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For U.N., Afghanistan May Be Mission Impossible

November 25, 2001|SUSAN LYNNE TILLOU | Susan Lynne Tillou recently completed two years of work with the United Nations Transitional Administration in East Timor. Before her work with the U.N., she served twice with the Organization for Security and Cooperation in Europe and in Bosnia-Herzegovina

NEW YORK — As the Northern Alliance solidifies its military hold on Afghanistan, pressure is mounting for the United Nations to fill the political vacuum created by the Taliban's retreat and to assist in the formation of a broad-based coalition government. For the U.N.'s peacekeeping arm, it will be one of its most challenging missions, and one it will enter into reluctantly, knowing that failure is highly probable.

Since its creation, the United Nations has been forced to change its mission many times. Its previously straightforward peacekeeping operations, such as monitoring cease-fires in Kashmir and Korea, have become coupled with a civilian-based "nation-building" component in places like Kosovo and East Timor.

The international organization also has learned some valuable lessons from its failures in Somalia and Rwanda. It more keenly understands which circumstances can be controlled by multinational forces and which can benefit from comprehensive assistance. It also knows better which situations to stay far away from, and Afghanistan is surely one of them. In Afghanistan, the U.N. is being asked to keep and build the peace while implementing a mini-Marshall Plan in the harshest of social and environmental conditions. That's not a recipe for success.

While in East Timor for two years as a U.N. worker, I learned firsthand the limits of an expanded U.N. peacekeeping role. A May 1999 agreement between Portugal, Indonesia, Australia and the United Nations allowed the international organization's electoral staff to enter East Timor and administer a referendum to determine the status of the former Portuguese colony. The question to be decided was straightforward: independence from--or autonomy with--Indonesia. The fatal flaw of the agreement was a clause specifying that the safety of the U.N. staff would be the responsibility of Indonesian security forces. In other words, the staff was beholden to one side of a conflict--the side of the U.N. member state. After the referendum's results were announced--a landslide vote for independence--the civilian staff could do nothing but watch as the Indonesian-backed militias, police and army looted and destroyed the country, displacing hundreds of thousands of innocent people.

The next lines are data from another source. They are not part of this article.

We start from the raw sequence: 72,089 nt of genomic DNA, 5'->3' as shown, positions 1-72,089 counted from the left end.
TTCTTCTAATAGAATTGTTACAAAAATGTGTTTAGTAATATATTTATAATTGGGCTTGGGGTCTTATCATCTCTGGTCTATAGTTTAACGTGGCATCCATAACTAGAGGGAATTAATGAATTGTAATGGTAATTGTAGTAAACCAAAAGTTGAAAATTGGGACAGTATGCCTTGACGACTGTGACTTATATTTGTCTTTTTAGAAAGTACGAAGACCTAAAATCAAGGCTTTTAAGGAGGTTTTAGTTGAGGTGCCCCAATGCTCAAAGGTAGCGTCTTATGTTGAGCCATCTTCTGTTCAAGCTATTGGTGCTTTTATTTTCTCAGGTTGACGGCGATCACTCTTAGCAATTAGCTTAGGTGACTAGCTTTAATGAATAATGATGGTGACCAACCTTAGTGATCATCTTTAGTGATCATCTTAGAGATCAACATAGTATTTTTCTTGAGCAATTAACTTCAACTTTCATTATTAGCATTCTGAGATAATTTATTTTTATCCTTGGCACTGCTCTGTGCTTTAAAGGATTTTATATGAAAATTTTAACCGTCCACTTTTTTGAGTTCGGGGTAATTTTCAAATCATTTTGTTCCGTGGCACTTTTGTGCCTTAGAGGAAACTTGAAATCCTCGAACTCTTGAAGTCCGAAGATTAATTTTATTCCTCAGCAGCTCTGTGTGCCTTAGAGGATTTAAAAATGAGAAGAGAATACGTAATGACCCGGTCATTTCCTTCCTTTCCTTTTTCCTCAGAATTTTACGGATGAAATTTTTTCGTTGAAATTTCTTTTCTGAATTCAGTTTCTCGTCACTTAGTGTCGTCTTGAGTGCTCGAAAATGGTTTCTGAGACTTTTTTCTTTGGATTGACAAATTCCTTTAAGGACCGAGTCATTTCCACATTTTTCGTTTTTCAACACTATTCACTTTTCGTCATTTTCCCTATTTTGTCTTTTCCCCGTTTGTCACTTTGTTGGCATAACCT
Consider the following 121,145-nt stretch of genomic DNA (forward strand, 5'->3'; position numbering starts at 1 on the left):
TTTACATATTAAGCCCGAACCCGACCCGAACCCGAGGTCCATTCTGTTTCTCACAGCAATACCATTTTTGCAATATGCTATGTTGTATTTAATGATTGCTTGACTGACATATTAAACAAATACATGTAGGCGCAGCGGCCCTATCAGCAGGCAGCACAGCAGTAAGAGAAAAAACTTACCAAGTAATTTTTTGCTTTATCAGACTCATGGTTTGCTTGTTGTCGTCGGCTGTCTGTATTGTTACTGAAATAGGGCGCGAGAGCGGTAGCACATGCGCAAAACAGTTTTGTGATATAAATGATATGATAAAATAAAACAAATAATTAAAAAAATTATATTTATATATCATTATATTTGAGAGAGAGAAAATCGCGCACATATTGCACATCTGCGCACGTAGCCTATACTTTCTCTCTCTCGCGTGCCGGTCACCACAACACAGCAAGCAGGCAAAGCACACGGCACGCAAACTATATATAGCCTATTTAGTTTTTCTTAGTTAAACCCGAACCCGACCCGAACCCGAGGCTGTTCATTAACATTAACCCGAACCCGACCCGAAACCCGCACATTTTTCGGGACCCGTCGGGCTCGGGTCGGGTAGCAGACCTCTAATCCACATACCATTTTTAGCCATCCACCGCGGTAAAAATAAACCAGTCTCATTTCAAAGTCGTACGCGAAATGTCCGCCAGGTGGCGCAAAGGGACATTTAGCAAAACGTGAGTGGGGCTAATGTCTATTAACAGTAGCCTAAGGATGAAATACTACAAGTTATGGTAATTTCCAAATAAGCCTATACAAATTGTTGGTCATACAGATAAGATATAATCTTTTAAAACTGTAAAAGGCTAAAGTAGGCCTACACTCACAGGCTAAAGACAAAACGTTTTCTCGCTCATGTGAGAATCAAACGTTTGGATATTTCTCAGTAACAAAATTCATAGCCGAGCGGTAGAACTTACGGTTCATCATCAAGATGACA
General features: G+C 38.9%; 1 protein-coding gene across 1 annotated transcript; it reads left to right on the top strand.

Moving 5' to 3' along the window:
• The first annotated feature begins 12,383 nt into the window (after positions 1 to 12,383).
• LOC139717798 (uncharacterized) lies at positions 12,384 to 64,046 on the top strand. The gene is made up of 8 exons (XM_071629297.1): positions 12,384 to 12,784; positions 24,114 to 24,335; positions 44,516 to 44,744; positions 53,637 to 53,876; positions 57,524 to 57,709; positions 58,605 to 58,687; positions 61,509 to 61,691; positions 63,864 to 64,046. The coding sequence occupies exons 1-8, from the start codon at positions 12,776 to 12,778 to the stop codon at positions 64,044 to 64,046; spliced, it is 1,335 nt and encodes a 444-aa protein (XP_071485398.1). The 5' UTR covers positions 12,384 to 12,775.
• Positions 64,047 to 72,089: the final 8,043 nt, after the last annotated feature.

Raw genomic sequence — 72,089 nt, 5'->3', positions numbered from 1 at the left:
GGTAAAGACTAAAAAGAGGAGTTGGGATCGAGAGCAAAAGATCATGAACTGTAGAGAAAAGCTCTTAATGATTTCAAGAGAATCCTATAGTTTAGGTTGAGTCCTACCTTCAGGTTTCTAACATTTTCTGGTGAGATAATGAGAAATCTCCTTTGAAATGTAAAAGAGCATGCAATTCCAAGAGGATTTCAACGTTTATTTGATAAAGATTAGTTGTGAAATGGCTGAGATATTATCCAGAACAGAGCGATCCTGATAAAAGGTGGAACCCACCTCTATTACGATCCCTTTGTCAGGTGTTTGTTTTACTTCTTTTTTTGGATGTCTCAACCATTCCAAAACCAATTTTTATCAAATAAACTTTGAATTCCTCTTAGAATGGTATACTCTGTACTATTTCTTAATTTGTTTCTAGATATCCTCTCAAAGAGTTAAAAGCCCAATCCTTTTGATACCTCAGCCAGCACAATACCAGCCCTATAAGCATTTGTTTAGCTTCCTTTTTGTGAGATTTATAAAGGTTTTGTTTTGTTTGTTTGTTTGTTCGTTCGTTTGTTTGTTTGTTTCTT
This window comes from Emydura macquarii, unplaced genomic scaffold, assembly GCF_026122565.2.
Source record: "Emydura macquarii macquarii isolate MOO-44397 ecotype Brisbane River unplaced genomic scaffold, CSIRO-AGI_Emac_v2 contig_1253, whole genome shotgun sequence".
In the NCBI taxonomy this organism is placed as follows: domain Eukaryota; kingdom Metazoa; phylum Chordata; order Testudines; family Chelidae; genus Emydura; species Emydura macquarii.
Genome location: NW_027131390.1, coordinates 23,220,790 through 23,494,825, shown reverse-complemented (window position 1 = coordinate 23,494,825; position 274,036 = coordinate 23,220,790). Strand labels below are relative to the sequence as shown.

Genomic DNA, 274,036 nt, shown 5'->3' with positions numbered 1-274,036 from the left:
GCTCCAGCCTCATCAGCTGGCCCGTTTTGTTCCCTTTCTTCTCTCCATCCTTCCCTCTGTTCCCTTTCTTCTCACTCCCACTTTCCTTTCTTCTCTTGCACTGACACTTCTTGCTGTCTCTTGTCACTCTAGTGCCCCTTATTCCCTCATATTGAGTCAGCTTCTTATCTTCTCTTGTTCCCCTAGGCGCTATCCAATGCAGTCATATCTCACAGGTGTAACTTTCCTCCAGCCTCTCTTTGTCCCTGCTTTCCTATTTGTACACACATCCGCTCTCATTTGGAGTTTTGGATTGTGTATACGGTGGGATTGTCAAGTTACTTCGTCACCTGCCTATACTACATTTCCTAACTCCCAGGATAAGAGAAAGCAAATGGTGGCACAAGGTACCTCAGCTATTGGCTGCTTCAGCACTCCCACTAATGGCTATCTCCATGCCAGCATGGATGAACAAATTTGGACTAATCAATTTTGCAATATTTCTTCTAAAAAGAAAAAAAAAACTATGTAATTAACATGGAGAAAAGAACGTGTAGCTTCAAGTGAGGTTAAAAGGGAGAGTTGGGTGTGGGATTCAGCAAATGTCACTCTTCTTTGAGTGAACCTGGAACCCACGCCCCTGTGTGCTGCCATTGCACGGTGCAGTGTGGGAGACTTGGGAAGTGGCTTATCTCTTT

In the absence of a rapid response to this worst-case scenario, a U.N.-sanctioned, Australian-led multinational force entered East Timor to chase out remnant militia and stabilize the situation. About a month later, U.N. peacekeeping forces arrived, but only after weeks of discussions within the U.N. Security Council over what the regional make-up of the contributing forces should look like and which Asian nation should lead the effort.

This contrasts markedly with the situation in the Balkans. There, NATO forces keep the peace. As part of a regional collective security organization, these forces care more about stability in their backyard and are accordingly armed with a wider mandate and clearer rules of engagement. Each participating country's contingent has a designated responsibility toward achieving the mission's goals. In addition, NATO forces regularly conduct joint training exercises and, as a result, are more prepared to work together after deployment.

Clearly, then, the U.N. has not mastered peace-building. At U.N. headquarters, that requires a clear vision, supportive structure and sometimes the ability to slap the hand of a member state when it breaches internationally held norms. In the field, it requires a more pro-active and comprehensive approach to bring about a sustainable peace. Building the peace is not limited to civilians working under the safety umbrella of U.N. troops, orchestrating elections or brokering fair representation in a coalition government. It requires other important elements, such as an international police force that will work with local police to enforce a rule of law, and an international military force that will encourage post-war militaries to stay out of politics and business and work to fulfill the mandate of establishing and protecting a unified state.

In Afghanistan, civilian democracy and governance workers will attempt to nation-build with warlords who are unlikely to appreciate the benefits of a stable, inclusive government when, over the past decade, they have profited more from war than peace. U.N. aid workers will try to return displaced refugees--particularly southern Pushtuns--to parts of the country now controlled by the largely Tajik and Uzbek Northern Alliance. And the international organization's military wing, in addition to fending off regrouped Taliban militia, will attempt to build peace among ethnic groups that have been fighting the Soviets and each other for almost three decades. All this will be undertaken in one of the world's most geographically barren lands in the midst of a Central Asian winter.

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